Even though it is a simple story, it takes time and it must be consumed slowly.
Author Mesa Selimovic has reached into the stream of human consciousness to find a good man caught in horrible circumstances.
The rich psychological density of this novel captures well the complexities and paradoxes at the heart of human experience.
I'm not sure what to say about this book here because I feel like trying to give a comprehensive review will simply be glaringly inadequate. Read morePublished 19 months ago by William T. Hopkins
At school it was compulsory to read it together with Andrić's Bridge Over The Drina. We had thirty-three hours on Andrić as opposed to three on Dostoevsky. Read morePublished 21 months ago by F.J. Nanic, Author of STREET WALTZING
This is truly one of the best novels in former state of Yugoslavia. The writer carefully introduced characters into the story and it needs some time to catch all of them, but once... Read morePublished on October 23, 2011 by Nenad Stevanovic
The rich psychological density of this novel captures well the complexities and paradoxes at the heart of human experience. Read morePublished on May 15, 2010 by Ronald Scheer
The Publishers Weekly editorial review says that this book "was a bestseller when published in Yugoslavia in 1966, but it seems probable that its popularity lay more in its... Read morePublished on August 20, 2008 by reader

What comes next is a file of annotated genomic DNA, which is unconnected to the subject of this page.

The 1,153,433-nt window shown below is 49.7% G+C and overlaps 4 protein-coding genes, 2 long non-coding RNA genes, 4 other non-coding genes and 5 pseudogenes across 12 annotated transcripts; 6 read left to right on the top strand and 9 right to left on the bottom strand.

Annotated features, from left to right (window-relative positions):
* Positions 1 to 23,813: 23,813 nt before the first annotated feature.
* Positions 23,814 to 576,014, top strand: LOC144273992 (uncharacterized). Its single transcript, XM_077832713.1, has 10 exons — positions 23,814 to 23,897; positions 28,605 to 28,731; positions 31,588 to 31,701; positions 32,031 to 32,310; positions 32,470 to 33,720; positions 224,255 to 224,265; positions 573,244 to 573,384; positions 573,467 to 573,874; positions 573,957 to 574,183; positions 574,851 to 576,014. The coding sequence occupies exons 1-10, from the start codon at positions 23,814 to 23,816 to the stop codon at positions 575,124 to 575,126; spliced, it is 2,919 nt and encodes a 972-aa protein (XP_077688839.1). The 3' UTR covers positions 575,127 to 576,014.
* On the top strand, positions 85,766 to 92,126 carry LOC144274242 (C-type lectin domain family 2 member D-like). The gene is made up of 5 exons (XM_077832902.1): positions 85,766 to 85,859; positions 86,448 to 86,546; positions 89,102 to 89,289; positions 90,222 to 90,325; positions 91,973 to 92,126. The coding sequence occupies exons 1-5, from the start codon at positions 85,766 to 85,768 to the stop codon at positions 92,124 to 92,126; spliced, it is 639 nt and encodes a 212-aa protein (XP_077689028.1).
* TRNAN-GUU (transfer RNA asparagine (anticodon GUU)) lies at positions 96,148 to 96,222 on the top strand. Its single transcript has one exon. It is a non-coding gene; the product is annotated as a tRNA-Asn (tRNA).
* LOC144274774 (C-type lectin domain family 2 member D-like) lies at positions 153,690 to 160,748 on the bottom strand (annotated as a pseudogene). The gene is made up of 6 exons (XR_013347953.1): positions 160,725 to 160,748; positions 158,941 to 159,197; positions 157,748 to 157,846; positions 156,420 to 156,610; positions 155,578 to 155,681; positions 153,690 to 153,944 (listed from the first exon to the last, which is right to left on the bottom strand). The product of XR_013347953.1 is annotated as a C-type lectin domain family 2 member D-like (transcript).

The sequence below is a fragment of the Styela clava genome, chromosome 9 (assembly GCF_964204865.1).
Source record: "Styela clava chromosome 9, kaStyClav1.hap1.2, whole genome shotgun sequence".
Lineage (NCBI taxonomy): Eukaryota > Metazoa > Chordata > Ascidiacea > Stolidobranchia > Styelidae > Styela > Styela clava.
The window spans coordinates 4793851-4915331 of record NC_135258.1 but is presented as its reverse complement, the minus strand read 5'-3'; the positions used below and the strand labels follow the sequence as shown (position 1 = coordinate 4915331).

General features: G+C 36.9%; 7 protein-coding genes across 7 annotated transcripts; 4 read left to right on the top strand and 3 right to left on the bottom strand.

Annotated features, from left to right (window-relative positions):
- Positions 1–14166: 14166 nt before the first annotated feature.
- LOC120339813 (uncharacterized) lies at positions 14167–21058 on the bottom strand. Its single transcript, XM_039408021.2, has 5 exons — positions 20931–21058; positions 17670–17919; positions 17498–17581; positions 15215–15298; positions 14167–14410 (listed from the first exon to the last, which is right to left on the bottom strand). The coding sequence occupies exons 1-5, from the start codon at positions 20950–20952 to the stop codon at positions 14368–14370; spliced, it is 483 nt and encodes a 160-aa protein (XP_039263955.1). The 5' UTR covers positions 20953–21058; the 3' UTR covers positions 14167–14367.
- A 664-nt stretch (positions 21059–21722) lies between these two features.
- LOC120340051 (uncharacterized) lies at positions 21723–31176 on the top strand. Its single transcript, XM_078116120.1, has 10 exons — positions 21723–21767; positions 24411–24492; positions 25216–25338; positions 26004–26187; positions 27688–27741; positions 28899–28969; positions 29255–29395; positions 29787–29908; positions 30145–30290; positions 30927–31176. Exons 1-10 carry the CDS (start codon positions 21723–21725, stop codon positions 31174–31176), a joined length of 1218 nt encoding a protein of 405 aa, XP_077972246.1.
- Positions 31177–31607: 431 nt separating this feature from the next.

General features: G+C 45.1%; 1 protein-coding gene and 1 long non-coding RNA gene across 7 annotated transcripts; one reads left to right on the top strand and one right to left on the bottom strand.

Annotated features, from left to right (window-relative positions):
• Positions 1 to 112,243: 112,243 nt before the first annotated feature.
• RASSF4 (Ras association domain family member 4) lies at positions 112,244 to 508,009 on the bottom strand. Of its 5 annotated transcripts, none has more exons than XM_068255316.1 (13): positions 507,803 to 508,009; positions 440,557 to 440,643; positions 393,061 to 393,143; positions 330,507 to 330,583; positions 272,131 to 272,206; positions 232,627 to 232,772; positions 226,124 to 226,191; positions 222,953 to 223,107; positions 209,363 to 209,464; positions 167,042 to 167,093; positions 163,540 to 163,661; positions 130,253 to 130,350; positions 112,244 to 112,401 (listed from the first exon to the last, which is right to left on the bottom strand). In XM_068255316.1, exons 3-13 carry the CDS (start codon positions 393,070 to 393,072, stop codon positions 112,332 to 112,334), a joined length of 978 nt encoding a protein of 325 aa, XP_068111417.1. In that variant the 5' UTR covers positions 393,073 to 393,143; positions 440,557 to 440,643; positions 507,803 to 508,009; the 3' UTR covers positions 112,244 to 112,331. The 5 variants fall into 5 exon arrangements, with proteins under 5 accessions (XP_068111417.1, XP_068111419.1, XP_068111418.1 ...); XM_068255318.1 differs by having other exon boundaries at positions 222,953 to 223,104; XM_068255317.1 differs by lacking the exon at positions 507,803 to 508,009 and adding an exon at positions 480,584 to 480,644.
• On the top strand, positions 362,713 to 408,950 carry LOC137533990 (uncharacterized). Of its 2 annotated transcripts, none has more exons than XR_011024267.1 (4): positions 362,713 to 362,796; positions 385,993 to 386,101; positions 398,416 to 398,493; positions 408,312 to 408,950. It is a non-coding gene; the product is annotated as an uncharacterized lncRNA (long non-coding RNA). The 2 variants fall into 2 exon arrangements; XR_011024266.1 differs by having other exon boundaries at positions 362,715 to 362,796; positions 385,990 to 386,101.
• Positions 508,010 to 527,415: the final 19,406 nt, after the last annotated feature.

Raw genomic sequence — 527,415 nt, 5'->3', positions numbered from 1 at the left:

The word masterpiece is too often used for all kinds of material that barely rises above the level of mediocrity. Selimovich is a master of the craft, and this is his great work. Read morePublished on October 17, 2007 by Billy Blues
A book I can say I really enjoyed (once I had finished) but I have to say it was HEAVY GOING! The author has the habit of many Eastern European writers in that he likes to go into... Read morePublished on September 26, 2005 by Gogol
Mesa Selimovic was a great writer and it's a pitty that he didn't win the Nobel Prize (to my knowledge, he was never even considered). A talent like his is rare. Read morePublished on September 19, 2004 by Vladimir Miletic
Imagine that justice flees your homeland. Imagine fair play the faint dream of centuries; a spiritual aspiration carried as low flame into ever-present darkness. Read morePublished on May 23, 2004 by Susan C. Bentler